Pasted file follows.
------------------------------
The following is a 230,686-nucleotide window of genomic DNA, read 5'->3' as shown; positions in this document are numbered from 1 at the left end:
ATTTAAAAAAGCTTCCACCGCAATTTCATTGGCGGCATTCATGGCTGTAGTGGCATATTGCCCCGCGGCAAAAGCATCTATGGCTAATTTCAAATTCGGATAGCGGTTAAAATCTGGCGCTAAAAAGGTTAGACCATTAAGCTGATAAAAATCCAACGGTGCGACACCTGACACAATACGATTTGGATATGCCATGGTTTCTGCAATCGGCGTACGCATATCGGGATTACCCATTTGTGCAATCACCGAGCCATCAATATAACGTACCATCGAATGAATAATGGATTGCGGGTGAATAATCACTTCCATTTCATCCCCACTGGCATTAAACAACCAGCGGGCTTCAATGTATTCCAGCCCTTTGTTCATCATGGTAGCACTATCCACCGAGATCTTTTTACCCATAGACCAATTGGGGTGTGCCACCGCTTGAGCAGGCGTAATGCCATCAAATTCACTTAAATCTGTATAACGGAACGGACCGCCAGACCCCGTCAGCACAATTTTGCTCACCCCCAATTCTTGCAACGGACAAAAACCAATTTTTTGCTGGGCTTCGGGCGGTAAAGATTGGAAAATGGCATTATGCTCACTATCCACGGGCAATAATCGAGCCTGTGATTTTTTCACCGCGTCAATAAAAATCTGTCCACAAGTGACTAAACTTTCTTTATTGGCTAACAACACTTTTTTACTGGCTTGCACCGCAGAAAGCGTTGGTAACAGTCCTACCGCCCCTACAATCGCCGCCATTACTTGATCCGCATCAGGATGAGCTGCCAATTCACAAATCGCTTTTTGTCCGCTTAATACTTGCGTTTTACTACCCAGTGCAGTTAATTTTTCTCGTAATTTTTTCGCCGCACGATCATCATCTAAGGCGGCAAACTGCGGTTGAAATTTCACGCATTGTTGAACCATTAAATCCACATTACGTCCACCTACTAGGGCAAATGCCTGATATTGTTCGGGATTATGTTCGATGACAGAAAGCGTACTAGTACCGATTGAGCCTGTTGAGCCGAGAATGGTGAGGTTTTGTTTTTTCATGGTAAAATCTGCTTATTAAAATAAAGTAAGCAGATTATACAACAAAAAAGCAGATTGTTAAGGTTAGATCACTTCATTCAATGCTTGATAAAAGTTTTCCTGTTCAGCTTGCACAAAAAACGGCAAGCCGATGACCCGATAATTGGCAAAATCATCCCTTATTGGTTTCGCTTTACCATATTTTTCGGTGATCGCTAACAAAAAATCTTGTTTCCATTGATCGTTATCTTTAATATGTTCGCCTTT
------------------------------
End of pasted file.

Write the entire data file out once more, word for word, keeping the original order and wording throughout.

The following is a 230,686-nucleotide window of genomic DNA, read 5'->3' as shown; positions in this document are numbered from 1 at the left end:
ATTTAAAAAAGCTTCCACCGCAATTTCATTGGCGGCATTCATGGCTGTAGTGGCATATTGCCCCGCGGCAAAAGCATCTATGGCTAATTTCAAATTCGGATAGCGGTTAAAATCTGGCGCTAAAAAGGTTAGACCATTAAGCTGATAAAAATCCAACGGTGCGACACCTGACACAATACGATTTGGATATGCCATGGTTTCTGCAATCGGCGTACGCATATCGGGATTACCCATTTGTGCAATCACCGAGCCATCAATATAACGTACCATCGAATGAATAATGGATTGCGGGTGAATAATCACTTCCATTTCATCCCCACTGGCATTAAACAACCAGCGGGCTTCAATGTATTCCAGCCCTTTGTTCATCATGGTAGCACTATCCACCGAGATCTTTTTACCCATAGACCAATTGGGGTGTGCCACCGCTTGAGCAGGCGTAATGCCATCAAATTCACTTAAATCTGTATAACGGAACGGACCGCCAGACCCCGTCAGCACAATTTTGCTCACCCCCAATTCTTGCAACGGACAAAAACCAATTTTTTGCTGGGCTTCGGGCGGTAAAGATTGGAAAATGGCATTATGCTCACTATCCACGGGCAATAATCGAGCCTGTGATTTTTTCACCGCGTCAATAAAAATCTGTCCACAAGTGACTAAACTTTCTTTATTGGCTAACAACACTTTTTTACTGGCTTGCACCGCAGAAAGCGTTGGTAACAGTCCTACCGCCCCTACAATCGCCGCCATTACTTGATCCGCATCAGGATGAGCTGCCAATTCACAAATCGCTTTTTGTCCGCTTAATACTTGCGTTTTACTACCCAGTGCAGTTAATTTTTCTCGTAATTTTTTCGCCGCACGATCATCATCTAAGGCGGCAAACTGCGGTTGAAATTTCACGCATTGTTGAACCATTAAATCCACATTACGTCCACCTACTAGGGCAAATGCCTGATATTGTTCGGGATTATGTTCGATGACAGAAAGCGTACTAGTACCGATTGAGCCTGTTGAGCCGAGAATGGTGAGGTTTTGTTTTTTCATGGTAAAATCTGCTTATTAAAATAAAGTAAGCAGATTATACAACAAAAAAGCAGATTGTTAAGGTTAGATCACTTCATTCAATGCTTGATAAAAGTTTTCCTGTTCAGCTTGCACAAAAAACGGCAAGCCGATGACCCGATAATTGGCAAAATCATCCCTTATTGGTTTCGCTTTACCATATTTTTCGGTGATCGCTAACAAAAAATCTTGTTTCCATTGATCGTTATCTTTAATATGTTCGCCTTT